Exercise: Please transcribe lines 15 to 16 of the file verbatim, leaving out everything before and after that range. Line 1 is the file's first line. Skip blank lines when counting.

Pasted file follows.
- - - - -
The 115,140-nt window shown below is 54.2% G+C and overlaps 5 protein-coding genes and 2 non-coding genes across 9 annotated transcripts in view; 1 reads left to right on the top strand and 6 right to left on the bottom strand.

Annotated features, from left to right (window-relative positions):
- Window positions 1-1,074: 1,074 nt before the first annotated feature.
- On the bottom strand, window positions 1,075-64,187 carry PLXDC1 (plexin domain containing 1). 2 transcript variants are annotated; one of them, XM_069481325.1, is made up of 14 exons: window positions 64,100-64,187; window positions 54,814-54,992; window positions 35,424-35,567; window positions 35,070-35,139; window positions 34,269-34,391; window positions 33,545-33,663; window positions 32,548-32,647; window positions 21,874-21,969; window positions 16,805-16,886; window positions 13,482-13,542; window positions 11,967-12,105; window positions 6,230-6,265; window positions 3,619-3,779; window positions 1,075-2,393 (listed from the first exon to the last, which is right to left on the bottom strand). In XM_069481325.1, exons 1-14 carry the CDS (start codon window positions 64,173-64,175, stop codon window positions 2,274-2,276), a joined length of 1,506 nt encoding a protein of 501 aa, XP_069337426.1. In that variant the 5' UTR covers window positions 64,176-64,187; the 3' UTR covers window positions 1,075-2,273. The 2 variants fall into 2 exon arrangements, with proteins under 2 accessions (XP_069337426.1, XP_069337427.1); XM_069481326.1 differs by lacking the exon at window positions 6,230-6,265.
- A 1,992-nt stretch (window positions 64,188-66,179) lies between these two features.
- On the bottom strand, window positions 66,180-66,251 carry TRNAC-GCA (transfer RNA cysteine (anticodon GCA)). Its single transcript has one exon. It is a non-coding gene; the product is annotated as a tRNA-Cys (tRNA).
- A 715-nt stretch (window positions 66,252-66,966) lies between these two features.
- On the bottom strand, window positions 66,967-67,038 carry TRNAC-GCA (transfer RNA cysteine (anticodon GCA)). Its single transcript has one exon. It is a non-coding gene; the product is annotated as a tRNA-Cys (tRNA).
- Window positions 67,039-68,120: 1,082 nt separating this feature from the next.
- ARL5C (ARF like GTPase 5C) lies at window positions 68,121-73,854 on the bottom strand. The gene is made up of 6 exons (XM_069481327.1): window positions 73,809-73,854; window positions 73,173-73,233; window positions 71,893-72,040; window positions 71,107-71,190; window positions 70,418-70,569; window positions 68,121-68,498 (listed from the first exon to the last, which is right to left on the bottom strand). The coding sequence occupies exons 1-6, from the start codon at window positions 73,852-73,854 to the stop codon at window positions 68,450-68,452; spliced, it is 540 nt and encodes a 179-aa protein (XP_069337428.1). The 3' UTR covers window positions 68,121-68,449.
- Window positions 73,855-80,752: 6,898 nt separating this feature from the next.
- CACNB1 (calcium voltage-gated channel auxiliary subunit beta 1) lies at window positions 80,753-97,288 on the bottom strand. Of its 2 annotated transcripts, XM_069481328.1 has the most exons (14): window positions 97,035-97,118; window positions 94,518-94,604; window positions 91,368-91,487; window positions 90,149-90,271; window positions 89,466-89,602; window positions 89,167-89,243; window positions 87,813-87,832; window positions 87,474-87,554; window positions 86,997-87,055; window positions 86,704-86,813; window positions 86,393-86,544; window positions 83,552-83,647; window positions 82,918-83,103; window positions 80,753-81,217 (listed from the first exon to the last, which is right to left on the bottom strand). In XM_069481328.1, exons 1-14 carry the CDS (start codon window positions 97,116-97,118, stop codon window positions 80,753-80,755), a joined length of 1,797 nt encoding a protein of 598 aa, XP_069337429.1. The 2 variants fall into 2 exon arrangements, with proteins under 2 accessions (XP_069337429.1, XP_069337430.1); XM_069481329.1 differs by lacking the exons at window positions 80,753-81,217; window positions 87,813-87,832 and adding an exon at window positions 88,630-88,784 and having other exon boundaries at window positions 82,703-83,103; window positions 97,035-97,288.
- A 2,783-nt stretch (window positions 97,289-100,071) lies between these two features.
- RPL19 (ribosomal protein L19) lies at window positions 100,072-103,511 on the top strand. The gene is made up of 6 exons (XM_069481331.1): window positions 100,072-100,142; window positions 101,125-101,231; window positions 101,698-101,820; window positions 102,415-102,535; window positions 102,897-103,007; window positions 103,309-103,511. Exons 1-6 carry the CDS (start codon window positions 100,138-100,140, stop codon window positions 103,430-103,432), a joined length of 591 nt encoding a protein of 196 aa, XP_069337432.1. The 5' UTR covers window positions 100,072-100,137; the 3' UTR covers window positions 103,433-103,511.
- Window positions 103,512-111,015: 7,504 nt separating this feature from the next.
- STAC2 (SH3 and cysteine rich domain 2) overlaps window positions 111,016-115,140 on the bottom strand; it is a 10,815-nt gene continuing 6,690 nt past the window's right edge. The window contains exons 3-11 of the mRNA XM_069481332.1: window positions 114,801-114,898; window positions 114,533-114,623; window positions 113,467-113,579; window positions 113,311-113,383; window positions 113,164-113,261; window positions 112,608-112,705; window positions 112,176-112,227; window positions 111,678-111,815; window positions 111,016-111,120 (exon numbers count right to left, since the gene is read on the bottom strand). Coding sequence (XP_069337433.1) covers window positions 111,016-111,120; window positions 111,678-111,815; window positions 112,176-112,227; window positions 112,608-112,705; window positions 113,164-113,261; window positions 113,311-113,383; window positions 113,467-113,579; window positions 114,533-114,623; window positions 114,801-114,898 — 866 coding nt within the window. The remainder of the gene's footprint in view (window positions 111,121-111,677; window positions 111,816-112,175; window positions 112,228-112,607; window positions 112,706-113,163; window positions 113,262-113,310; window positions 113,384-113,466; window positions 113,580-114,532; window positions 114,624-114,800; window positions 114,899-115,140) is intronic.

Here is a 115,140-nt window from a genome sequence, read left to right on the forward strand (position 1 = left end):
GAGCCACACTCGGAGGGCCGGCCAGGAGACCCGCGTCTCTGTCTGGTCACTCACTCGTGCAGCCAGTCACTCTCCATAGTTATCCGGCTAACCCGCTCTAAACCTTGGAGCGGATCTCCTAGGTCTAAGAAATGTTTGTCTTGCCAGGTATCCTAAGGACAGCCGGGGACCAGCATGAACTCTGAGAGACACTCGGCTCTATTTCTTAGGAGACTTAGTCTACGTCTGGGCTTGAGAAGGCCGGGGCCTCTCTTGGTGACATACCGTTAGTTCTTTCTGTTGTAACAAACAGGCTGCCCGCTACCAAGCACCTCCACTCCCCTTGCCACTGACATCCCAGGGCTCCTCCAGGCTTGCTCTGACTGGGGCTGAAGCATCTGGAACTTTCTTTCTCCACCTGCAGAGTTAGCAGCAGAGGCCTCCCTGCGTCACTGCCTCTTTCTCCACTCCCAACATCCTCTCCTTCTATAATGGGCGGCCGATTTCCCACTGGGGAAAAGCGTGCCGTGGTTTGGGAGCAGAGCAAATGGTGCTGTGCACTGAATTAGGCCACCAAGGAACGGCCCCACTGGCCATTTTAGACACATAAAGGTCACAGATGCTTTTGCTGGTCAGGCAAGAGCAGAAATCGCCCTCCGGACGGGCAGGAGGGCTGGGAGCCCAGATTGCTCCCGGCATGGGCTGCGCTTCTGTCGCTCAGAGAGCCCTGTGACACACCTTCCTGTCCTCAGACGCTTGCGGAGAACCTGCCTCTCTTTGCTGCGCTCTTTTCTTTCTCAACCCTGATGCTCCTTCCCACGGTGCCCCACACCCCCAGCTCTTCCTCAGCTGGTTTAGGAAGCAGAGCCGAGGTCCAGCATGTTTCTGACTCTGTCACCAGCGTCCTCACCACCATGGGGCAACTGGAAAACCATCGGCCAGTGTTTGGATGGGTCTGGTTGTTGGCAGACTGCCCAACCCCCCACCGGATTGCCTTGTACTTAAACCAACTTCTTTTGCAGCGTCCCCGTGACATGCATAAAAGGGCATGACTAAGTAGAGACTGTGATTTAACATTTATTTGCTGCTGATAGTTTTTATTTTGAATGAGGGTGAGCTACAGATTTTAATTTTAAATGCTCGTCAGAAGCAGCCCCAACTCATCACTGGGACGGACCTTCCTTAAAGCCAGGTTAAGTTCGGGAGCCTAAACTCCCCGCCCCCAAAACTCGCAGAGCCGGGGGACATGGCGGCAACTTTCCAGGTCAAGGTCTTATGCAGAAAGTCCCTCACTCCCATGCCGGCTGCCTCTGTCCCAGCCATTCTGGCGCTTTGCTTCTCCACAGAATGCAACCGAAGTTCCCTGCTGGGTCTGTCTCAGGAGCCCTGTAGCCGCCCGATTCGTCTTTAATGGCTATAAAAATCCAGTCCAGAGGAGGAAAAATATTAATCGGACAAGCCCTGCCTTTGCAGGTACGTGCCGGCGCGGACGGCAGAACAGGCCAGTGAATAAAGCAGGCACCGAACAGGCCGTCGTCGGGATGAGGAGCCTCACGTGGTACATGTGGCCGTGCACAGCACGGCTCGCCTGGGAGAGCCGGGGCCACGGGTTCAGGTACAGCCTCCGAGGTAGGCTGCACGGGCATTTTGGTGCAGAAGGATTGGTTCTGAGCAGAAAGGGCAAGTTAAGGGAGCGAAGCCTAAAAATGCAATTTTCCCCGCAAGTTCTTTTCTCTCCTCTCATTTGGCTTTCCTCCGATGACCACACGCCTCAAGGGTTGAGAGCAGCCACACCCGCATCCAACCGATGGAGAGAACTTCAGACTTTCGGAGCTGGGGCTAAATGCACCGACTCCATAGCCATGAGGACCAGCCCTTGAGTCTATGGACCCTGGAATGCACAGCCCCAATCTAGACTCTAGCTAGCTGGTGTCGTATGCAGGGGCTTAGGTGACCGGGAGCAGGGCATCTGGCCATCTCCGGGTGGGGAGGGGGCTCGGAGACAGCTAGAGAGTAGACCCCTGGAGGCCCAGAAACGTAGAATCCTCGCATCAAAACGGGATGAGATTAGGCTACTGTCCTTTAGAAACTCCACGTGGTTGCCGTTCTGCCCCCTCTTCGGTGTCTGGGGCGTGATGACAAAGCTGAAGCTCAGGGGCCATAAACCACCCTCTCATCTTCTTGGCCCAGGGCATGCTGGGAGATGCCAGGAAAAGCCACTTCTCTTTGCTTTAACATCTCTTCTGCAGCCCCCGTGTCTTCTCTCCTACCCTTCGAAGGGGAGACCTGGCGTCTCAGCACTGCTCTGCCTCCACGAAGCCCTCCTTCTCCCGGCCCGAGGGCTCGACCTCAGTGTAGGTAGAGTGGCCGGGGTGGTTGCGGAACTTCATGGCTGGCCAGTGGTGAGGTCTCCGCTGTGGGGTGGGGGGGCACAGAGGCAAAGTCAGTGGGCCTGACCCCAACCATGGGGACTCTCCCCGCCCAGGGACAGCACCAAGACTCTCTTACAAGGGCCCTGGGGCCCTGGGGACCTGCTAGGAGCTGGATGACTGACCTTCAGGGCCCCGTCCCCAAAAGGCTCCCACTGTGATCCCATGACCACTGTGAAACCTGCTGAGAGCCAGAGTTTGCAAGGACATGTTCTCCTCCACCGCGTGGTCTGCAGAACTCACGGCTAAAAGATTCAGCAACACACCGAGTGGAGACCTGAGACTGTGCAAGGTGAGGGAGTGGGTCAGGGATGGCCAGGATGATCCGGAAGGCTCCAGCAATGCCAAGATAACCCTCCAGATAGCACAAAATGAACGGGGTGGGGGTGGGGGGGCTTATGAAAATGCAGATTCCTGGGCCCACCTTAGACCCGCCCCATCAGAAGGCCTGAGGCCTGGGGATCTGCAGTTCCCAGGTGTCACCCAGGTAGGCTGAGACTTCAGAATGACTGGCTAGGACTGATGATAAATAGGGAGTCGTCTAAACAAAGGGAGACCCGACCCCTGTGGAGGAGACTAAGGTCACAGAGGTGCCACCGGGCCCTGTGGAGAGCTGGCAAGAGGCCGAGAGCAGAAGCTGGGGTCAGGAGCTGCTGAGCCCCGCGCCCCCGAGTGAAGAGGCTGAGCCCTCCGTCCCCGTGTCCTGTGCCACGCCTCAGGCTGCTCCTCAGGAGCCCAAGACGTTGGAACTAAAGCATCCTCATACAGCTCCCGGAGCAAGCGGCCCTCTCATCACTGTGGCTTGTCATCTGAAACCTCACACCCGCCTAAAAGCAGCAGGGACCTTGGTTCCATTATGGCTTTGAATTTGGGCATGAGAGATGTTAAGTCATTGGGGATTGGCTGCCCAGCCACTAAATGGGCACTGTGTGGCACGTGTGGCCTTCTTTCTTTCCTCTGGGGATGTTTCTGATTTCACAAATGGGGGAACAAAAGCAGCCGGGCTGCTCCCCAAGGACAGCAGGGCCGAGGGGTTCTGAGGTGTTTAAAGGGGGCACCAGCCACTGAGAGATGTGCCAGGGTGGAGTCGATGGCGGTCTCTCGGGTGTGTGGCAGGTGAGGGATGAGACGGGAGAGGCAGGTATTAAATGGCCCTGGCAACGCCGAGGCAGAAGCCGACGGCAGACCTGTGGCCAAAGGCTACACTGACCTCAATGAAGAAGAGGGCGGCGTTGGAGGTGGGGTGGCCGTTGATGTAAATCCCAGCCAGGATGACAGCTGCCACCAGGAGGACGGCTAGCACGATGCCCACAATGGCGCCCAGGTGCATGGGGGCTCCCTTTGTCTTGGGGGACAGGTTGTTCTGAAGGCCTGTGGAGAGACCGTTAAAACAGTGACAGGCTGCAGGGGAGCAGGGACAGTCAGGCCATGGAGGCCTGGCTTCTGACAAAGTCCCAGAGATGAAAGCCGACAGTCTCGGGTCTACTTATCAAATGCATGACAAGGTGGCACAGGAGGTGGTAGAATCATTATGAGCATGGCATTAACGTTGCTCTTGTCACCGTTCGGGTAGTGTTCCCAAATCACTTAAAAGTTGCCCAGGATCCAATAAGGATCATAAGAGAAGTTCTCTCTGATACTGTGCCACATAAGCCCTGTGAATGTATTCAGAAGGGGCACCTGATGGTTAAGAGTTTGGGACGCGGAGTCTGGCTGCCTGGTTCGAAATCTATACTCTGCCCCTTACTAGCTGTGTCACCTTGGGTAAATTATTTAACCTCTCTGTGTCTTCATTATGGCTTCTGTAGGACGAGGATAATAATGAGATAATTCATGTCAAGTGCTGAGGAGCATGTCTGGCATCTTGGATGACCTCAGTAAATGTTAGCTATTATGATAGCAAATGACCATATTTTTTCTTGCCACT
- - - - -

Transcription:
- Window positions 103,512-111,015: 7,504 nt separating this feature from the next.
- STAC2 (SH3 and cysteine rich domain 2) overlaps window positions 111,016-115,140 on the bottom strand; it is a 10,815-nt gene continuing 6,690 nt past the window's right edge. The window contains exons 3-11 of the mRNA XM_069481332.1: window positions 114,801-114,898; window positions 114,533-114,623; window positions 113,467-113,579; window positions 113,311-113,383; window positions 113,164-113,261; window positions 112,608-112,705; window positions 112,176-112,227; window positions 111,678-111,815; window positions 111,016-111,120 (exon numbers count right to left, since the gene is read on the bottom strand). Coding sequence (XP_069337433.1) covers window positions 111,016-111,120; window positions 111,678-111,815; window positions 112,176-112,227; window positions 112,608-112,705; window positions 113,164-113,261; window positions 113,311-113,383; window positions 113,467-113,579; window positions 114,533-114,623; window positions 114,801-114,898 — 866 coding nt within the window. The remainder of the gene's footprint in view (window positions 111,121-111,677; window positions 111,816-112,175; window positions 112,228-112,607; window positions 112,706-113,163; window positions 113,262-113,310; window positions 113,384-113,466; window positions 113,580-114,532; window positions 114,624-114,800; window positions 114,899-115,140) is intronic.